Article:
Via Satellite: What is SpaceX’s business model to lower the cost of launching?
Musk: I think the major improvement that we will provide is reusability. Currently, the launch service industry is very much an expendable business. There isn’t any launch vehicle out there that is reusable besides [NASA’s space] shuttle, which is only partially reusable and so difficult to reuse that it is actually more expensive than if it were expendable. Some people actually use the shuttle as a counter example of why reusability is bad. They say the shuttle costs $1 billion per flight, has a maximum payload of 40,000 pounds to LEO (low-Earth orbit) and zero pounds to GTO (geostationary orbit). They compare the shuttle to even more powerful expendable rockets like the Delta 4 heavy at a quarter of the cost — $250 million dollars — to put a payload into orbit. But we cannot reach any conclusions with a sample set of one. At SpaceX, we are aiming to have the first stage of Falcon 1 reusable. For Falcon 9, we are going to make the first and second stage reusable. For scheduling reasons, the first flight of Falcon 9 will probably not have a reusable second stage but we’re aiming for it in the second or third flight.
Via Satellite: How do you respond to the criticism of your business and how do you ease concerns of satellite customers?
Musk: I don’t listen to the criticism. Whenever someone new comes along with improvements, the incumbents will always go through their stages of grief. We have a strong supporter in NASA. We’re six years old, and it took us four years to get NASA to believe us. We’re sort of becoming the establishment now, as we are the primary means of getting to the [International] Space Station. Our message to the satellite industry is that we’re trying to design a rocket that is reliable as possible. A lack of reliability is the biggest fear for the satellite industry, and I want to assure them that there is nothing that we have done on this rocket to shortchange it on reliably. I don’t want a single person to die or another payload lost on this rocket due to our error. I want people to know that we haven’t made a single compromise of reliability.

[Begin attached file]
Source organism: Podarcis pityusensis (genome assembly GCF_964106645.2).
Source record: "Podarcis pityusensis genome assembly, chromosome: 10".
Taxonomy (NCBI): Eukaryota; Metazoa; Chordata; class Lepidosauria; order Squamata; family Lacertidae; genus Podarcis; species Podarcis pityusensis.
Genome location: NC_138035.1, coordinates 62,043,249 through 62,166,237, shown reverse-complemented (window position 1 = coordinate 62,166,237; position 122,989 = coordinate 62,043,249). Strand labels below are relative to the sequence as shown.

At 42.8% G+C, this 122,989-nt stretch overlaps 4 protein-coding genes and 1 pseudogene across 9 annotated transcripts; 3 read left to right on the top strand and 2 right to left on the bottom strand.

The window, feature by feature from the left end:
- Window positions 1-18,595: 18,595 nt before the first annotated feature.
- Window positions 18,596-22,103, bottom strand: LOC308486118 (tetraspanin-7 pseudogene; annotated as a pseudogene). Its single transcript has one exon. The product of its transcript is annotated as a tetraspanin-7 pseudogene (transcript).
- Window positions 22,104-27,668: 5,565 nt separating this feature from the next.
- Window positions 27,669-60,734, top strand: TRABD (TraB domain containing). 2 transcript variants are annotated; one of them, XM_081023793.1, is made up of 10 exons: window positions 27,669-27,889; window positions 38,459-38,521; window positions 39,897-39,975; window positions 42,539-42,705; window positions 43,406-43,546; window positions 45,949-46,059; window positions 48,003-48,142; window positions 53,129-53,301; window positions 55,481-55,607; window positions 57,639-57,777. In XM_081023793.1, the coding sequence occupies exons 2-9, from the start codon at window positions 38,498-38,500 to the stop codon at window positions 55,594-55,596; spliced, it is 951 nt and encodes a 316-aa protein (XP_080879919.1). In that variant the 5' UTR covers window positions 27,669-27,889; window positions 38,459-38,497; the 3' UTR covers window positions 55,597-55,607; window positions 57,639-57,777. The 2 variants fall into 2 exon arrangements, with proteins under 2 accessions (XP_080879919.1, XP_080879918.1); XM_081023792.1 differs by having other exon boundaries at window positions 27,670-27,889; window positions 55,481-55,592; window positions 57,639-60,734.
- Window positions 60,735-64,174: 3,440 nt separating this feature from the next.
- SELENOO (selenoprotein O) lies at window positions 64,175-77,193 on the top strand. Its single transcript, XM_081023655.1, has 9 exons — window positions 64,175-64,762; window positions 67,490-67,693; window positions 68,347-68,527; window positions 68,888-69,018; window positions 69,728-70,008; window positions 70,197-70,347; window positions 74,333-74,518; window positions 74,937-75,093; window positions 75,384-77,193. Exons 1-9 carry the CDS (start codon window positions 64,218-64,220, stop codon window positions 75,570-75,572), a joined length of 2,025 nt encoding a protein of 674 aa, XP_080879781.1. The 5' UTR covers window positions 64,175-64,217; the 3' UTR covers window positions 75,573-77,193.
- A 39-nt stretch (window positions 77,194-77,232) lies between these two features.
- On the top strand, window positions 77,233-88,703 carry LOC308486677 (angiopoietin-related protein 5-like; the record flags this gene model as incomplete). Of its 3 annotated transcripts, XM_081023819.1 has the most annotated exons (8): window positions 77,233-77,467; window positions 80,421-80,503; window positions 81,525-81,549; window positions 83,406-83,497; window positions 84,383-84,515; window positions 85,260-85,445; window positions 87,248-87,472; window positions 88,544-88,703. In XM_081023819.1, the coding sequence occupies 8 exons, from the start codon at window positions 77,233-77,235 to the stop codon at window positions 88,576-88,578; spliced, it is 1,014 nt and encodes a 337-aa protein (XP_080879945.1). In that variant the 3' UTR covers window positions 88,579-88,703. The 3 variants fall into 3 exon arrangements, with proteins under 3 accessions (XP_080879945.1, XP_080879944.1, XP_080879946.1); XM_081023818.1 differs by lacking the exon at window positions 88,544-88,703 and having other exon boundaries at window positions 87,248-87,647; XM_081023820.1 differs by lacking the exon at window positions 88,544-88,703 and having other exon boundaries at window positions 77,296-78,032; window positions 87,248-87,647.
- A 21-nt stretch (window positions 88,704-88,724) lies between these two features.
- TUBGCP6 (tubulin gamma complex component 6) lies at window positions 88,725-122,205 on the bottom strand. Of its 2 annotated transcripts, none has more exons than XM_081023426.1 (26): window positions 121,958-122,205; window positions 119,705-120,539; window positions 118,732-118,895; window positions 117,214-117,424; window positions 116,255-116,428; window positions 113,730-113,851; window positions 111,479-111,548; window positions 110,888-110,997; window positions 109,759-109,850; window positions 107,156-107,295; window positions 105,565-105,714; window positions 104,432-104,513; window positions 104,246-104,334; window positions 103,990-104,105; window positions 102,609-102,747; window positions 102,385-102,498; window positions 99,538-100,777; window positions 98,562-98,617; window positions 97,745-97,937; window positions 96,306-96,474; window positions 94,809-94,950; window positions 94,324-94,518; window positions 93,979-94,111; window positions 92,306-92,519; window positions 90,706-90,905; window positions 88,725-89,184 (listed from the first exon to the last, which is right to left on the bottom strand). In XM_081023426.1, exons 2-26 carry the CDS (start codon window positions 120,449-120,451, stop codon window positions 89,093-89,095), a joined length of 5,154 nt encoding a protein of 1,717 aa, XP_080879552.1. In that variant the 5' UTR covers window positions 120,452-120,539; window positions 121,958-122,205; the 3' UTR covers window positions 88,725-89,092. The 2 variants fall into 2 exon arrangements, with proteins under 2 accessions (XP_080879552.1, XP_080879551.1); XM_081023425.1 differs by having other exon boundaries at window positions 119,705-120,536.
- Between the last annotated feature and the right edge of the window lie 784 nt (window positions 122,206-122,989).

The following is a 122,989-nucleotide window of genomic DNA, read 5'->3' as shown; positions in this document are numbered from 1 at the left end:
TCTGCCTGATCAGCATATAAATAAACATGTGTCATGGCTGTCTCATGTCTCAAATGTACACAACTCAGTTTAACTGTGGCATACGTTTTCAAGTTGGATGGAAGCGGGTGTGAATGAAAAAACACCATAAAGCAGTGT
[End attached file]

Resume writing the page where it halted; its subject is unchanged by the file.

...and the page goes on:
Via Satellite: SpaceX has a successful launch and three failures. How do you plan on promoting your service as reliable?
Musk: Establishing reliability is our emphasis. We don’t want to be one-quarter of the cost and one-quarter of the reliability, which is our record right now. With the first three flights of Falcon 1, the problems were design errors. They were not errors of production or quality assurance. We fixed those errors on the fourth flight. From here on out, it should be a question of quality assurance and consistency now that we are out of the development phase. As far as consistency is concerned, you can’t evaluate our first three launch attempts as part of our reliability equation because they were design-related issues. You can only establish a reliability assessment from flight 4 onwards. We are not going to have the problems that we saw on our first three flights again. Every time we look at a launch we look at the near misses and incorporate that into our future designs. We’ve also got seven launches on contract. If someone were to buy the eighth launch they have got a lot of people going ahead of them. If someone is going to catch a bullet, it’s probably not going to be them.